It’s interesting that Google Buzz, which aimed for Twitter-like simplicity was panned universally (for privacy issues, not for the UI or functionality, though), while a fairly complex Facebook-like social networking platform like Google+ has generally opened to very warm and fuzzy reactions. From me too!

While I haven’t even scratched the surface of Google+, I’d love to share my initial thoughts on my experience so far.

1. The first thing that strikes me on a very, very positive note on Google+ is the UI. It is sparse, much like Twitter, but with a lot of options laid out very simply…unlike Facebook. As I had tweeted about it, all this reminds me of Apple-like simplicity and sparse’ness. It made sense when I came to know that an Apple UI guy is behind Google+ UI too – Andy Hertzfeld. This is a fantastic move since it is bound to create very positive first impressions considering Facebook (the ruling leader of social networking) is known for clunky and labyrinthine details.

2. The related question – is that positive first impression enough for people to start spending time in populating yet another social network after doing so painstakingly on Facebook? The answer would depend entirely on Google rolling out Google+ to more and more people (how about all of them?) soonest. A social networking platform is nothing but people and if there are only limited people on a social network, it may eventually fade away from public memory. The more you see your friends, peers, colleagues and acquaintances on Google+, the more likely you’ll start using it often.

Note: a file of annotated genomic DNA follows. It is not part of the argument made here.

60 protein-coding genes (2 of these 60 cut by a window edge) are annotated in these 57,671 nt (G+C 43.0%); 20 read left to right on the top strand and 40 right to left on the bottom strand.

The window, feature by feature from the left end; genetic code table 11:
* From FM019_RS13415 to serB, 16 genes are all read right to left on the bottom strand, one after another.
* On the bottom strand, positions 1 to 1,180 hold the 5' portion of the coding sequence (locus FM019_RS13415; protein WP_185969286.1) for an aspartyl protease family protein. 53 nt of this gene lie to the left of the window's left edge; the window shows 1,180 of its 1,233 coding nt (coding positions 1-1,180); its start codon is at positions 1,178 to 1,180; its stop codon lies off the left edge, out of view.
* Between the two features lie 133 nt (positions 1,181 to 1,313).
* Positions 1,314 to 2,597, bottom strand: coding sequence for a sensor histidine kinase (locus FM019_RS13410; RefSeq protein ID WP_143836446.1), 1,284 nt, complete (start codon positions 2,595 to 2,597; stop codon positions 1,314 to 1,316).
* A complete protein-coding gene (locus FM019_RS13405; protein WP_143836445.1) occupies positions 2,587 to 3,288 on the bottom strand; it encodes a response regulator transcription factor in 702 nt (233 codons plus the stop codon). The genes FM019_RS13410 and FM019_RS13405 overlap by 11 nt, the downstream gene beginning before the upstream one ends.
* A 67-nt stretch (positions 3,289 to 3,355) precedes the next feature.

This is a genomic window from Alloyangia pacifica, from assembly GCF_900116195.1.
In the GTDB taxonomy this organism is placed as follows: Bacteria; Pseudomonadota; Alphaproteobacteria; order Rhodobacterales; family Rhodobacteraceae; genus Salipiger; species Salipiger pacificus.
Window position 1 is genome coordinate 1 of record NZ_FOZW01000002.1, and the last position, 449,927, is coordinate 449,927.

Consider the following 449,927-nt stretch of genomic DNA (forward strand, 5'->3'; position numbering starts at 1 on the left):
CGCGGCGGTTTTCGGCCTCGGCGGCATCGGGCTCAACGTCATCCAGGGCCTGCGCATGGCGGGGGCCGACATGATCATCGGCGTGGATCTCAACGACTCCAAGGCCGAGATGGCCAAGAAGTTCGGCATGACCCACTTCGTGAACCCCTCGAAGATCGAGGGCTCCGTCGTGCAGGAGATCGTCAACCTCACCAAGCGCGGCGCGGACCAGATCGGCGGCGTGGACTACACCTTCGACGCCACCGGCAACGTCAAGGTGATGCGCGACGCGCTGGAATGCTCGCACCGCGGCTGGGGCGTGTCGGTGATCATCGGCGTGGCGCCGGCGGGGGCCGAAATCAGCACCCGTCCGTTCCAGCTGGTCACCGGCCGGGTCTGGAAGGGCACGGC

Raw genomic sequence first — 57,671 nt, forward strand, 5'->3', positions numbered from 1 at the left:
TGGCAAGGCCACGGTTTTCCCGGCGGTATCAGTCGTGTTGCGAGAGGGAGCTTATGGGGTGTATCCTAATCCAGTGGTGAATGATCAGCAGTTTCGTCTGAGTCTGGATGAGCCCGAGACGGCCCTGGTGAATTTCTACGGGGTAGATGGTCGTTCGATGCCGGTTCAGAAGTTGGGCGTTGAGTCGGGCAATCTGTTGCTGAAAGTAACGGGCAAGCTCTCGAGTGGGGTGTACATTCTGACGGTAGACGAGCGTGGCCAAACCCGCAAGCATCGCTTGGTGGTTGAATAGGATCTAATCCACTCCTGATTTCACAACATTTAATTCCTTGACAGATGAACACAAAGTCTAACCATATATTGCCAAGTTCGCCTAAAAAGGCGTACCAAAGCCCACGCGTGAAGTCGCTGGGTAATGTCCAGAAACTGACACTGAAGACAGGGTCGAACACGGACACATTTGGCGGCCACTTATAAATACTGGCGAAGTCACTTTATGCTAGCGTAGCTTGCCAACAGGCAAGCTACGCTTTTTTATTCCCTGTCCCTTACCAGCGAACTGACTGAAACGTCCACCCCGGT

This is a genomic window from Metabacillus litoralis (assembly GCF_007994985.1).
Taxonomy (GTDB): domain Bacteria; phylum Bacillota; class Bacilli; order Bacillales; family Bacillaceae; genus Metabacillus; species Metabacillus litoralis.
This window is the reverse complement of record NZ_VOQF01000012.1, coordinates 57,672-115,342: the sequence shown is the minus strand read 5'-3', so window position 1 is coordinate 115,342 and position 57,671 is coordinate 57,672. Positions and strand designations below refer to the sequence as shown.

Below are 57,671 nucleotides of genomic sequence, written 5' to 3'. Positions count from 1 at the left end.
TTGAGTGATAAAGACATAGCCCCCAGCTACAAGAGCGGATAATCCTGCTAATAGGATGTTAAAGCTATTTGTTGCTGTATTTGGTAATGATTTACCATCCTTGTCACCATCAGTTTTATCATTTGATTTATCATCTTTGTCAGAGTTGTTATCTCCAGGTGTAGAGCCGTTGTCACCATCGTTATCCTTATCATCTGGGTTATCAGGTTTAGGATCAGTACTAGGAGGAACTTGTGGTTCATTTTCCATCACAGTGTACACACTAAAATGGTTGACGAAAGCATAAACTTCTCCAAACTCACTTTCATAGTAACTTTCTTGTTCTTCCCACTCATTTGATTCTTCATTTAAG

3. The ‘Find People’ option on Google+ works almost like Twitter’s search option on the top of its web UI. Almost. It searches for people, not for topics/themes. Yet. This is a good start, however. As I said earlier, while it may lack the serendipitous discovery of content, it helps as a social network intended to connect people. If you were looking for content-based connection, Twitter is still the place to go, even though it is often mistaken for a social networking platform when it clearly is not.

4. Google+ masterstroke, quite simply, is integrating messages/responses count in the Google bar on top of all Google properties. It is an annoying shade of black on most properties (except Gmail) though. But it increases stickiness tremendously. Do remember to change your settings to not let Google+ send you an email for all updates – it can get painfully bothersome.

5. The ‘Photos from your phone’ option in Photos is clever. Good for Android too, obviously.

6. The visual brilliance of Circles is what everybody is talking about, but while it does look wonderful, it seems a bit kiddish to me. But yes, having tried arranging people in my own groups on Facebook, this is a huge relief. It also helps that Google displays some sense of humor in the descriptions. Family Circle, for instance, has this for description: ‘Your close and extended family, with as many or as few in-laws as you want.’